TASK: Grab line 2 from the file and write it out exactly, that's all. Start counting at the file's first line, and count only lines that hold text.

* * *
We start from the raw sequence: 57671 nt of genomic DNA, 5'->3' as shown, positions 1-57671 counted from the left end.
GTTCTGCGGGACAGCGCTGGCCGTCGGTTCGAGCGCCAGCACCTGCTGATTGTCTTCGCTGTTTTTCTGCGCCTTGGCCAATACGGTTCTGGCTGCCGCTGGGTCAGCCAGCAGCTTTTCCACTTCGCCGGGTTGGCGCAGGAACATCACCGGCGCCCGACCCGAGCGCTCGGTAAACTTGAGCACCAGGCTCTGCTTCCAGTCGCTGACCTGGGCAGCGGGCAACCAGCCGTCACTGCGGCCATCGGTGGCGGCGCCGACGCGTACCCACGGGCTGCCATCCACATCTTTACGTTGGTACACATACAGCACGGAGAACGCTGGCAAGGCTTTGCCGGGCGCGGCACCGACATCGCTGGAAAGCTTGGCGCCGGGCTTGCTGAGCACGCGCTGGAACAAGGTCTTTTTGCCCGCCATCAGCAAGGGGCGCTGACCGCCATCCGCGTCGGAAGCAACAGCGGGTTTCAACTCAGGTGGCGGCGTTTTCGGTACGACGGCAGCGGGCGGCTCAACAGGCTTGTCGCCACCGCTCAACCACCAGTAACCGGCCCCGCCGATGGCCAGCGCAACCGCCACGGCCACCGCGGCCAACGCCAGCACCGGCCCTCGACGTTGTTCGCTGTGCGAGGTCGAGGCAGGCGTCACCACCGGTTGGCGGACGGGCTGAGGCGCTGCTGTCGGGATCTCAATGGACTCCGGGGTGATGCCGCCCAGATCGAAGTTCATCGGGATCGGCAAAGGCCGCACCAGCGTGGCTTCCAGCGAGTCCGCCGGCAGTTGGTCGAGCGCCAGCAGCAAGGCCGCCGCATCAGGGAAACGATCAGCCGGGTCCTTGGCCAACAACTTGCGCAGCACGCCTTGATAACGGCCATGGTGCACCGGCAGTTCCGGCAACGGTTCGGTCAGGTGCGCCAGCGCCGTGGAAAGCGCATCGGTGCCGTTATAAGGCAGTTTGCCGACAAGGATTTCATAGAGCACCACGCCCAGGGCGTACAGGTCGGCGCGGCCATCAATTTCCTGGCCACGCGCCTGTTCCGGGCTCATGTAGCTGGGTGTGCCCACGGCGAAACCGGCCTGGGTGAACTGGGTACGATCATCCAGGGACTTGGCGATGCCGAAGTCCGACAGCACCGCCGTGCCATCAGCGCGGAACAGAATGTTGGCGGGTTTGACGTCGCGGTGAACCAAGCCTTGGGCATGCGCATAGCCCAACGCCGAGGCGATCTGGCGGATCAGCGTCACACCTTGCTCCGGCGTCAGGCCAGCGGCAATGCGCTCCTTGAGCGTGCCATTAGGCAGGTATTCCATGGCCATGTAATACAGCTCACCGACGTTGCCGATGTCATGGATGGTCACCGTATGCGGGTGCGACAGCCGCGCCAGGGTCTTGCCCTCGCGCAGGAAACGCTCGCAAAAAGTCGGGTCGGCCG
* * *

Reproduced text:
GTTCTGCGGGACAGCGCTGGCCGTCGGTTCGAGCGCCAGCACCTGCTGATTGTCTTCGCTGTTTTTCTGCGCCTTGGCCAATACGGTTCTGGCTGCCGCTGGGTCAGCCAGCAGCTTTTCCACTTCGCCGGGTTGGCGCAGGAACATCACCGGCGCCCGACCCGAGCGCTCGGTAAACTTGAGCACCAGGCTCTGCTTCCAGTCGCTGACCTGGGCAGCGGGCAACCAGCCGTCACTGCGGCCATCGGTGGCGGCGCCGACGCGTACCCACGGGCTGCCATCCACATCTTTACGTTGGTACACATACAGCACGGAGAACGCTGGCAAGGCTTTGCCGGGCGCGGCACCGACATCGCTGGAAAGCTTGGCGCCGGGCTTGCTGAGCACGCGCTGGAACAAGGTCTTTTTGCCCGCCATCAGCAAGGGGCGCTGACCGCCATCCGCGTCGGAAGCAACAGCGGGTTTCAACTCAGGTGGCGGCGTTTTCGGTACGACGGCAGCGGGCGGCTCAACAGGCTTGTCGCCACCGCTCAACCACCAGTAACCGGCCCCGCCGATGGCCAGCGCAACCGCCACGGCCACCGCGGCCAACGCCAGCACCGGCCCTCGACGTTGTTCGCTGTGCGAGGTCGAGGCAGGCGTCACCACCGGTTGGCGGACGGGCTGAGGCGCTGCTGTCGGGATCTCAATGGACTCCGGGGTGATGCCGCCCAGATCGAAGTTCATCGGGATCGGCAAAGGCCGCACCAGCGTGGCTTCCAGCGAGTCCGCCGGCAGTTGGTCGAGCGCCAGCAGCAAGGCCGCCGCATCAGGGAAACGATCAGCCGGGTCCTTGGCCAACAACTTGCGCAGCACGCCTTGATAACGGCCATGGTGCACCGGCAGTTCCGGCAACGGTTCGGTCAGGTGCGCCAGCGCCGTGGAAAGCGCATCGGTGCCGTTATAAGGCAGTTTGCCGACAAGGATTTCATAGAGCACCACGCCCAGGGCGTACAGGTCGGCGCGGCCATCAATTTCCTGGCCACGCGCCTGTTCCGGGCTCATGTAGCTGGGTGTGCCCACGGCGAAACCGGCCTGGGTGAACTGGGTACGATCATCCAGGGACTTGGCGATGCCGAAGTCCGACAGCACCGCCGTGCCATCAGCGCGGAACAGAATGTTGGCGGGTTTGACGTCGCGGTGAACCAAGCCTTGGGCATGCGCATAGCCCAACGCCGAGGCGATCTGGCGGATCAGCGTCACACCTTGCTCCGGCGTCAGGCCAGCGGCAATGCGCTCCTTGAGCGTGCCATTAGGCAGGTATTCCATGGCCATGTAATACAGCTCACCGACGTTGCCGATGTCATGGATGGTCACCGTATGCGGGTGCGACAGCCGCGCCAGGGTCTTGCCCTCGCGCAGGAAACGCTCGCAAAAAGTCGGGTCGGCCG